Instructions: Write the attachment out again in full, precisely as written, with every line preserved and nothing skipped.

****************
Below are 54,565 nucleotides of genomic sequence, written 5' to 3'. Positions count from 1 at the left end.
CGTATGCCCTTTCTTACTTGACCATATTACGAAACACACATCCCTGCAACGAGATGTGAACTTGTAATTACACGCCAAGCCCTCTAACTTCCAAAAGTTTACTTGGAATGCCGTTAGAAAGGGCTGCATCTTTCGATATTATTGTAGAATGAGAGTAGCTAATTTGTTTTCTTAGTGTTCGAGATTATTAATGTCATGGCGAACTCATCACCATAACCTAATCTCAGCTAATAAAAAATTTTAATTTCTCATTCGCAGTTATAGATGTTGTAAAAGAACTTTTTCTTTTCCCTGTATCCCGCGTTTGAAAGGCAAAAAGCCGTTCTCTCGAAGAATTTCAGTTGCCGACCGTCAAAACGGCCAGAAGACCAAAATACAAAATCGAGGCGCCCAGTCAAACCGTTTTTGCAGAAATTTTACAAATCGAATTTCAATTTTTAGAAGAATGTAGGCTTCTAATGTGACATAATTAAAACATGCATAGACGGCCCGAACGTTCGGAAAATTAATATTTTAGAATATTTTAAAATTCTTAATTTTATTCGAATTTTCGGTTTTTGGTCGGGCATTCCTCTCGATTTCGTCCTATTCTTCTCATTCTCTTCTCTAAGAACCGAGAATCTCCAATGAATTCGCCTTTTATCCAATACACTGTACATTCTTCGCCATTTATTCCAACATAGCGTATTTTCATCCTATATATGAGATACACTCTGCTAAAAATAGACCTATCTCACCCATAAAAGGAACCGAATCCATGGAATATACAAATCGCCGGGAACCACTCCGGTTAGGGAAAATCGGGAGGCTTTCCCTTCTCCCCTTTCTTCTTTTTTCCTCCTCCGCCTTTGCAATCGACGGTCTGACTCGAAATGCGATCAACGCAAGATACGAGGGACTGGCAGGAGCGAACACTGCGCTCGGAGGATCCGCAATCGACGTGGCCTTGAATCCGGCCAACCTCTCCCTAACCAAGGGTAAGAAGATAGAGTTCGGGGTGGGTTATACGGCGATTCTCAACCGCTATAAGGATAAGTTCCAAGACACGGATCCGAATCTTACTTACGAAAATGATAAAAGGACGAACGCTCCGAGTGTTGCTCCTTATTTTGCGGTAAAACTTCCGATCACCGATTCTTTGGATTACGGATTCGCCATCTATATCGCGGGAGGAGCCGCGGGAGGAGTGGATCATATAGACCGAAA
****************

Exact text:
Below are 54,565 nucleotides of genomic sequence, written 5' to 3'. Positions count from 1 at the left end.
CGTATGCCCTTTCTTACTTGACCATATTACGAAACACACATCCCTGCAACGAGATGTGAACTTGTAATTACACGCCAAGCCCTCTAACTTCCAAAAGTTTACTTGGAATGCCGTTAGAAAGGGCTGCATCTTTCGATATTATTGTAGAATGAGAGTAGCTAATTTGTTTTCTTAGTGTTCGAGATTATTAATGTCATGGCGAACTCATCACCATAACCTAATCTCAGCTAATAAAAAATTTTAATTTCTCATTCGCAGTTATAGATGTTGTAAAAGAACTTTTTCTTTTCCCTGTATCCCGCGTTTGAAAGGCAAAAAGCCGTTCTCTCGAAGAATTTCAGTTGCCGACCGTCAAAACGGCCAGAAGACCAAAATACAAAATCGAGGCGCCCAGTCAAACCGTTTTTGCAGAAATTTTACAAATCGAATTTCAATTTTTAGAAGAATGTAGGCTTCTAATGTGACATAATTAAAACATGCATAGACGGCCCGAACGTTCGGAAAATTAATATTTTAGAATATTTTAAAATTCTTAATTTTATTCGAATTTTCGGTTTTTGGTCGGGCATTCCTCTCGATTTCGTCCTATTCTTCTCATTCTCTTCTCTAAGAACCGAGAATCTCCAATGAATTCGCCTTTTATCCAATACACTGTACATTCTTCGCCATTTATTCCAACATAGCGTATTTTCATCCTATATATGAGATACACTCTGCTAAAAATAGACCTATCTCACCCATAAAAGGAACCGAATCCATGGAATATACAAATCGCCGGGAACCACTCCGGTTAGGGAAAATCGGGAGGCTTTCCCTTCTCCCCTTTCTTCTTTTTTCCTCCTCCGCCTTTGCAATCGACGGTCTGACTCGAAATGCGATCAACGCAAGATACGAGGGACTGGCAGGAGCGAACACTGCGCTCGGAGGATCCGCAATCGACGTGGCCTTGAATCCGGCCAACCTCTCCCTAACCAAGGGTAAGAAGATAGAGTTCGGGGTGGGTTATACGGCGATTCTCAACCGCTATAAGGATAAGTTCCAAGACACGGATCCGAATCTTACTTACGAAAATGATAAAAGGACGAACGCTCCGAGTGTTGCTCCTTATTTTGCGGTAAAACTTCCGATCACCGATTCTTTGGATTACGGATTCGCCATCTATATCGCGGGAGGAGCCGCGGGAGGAGTGGATCATATAGACCGAAA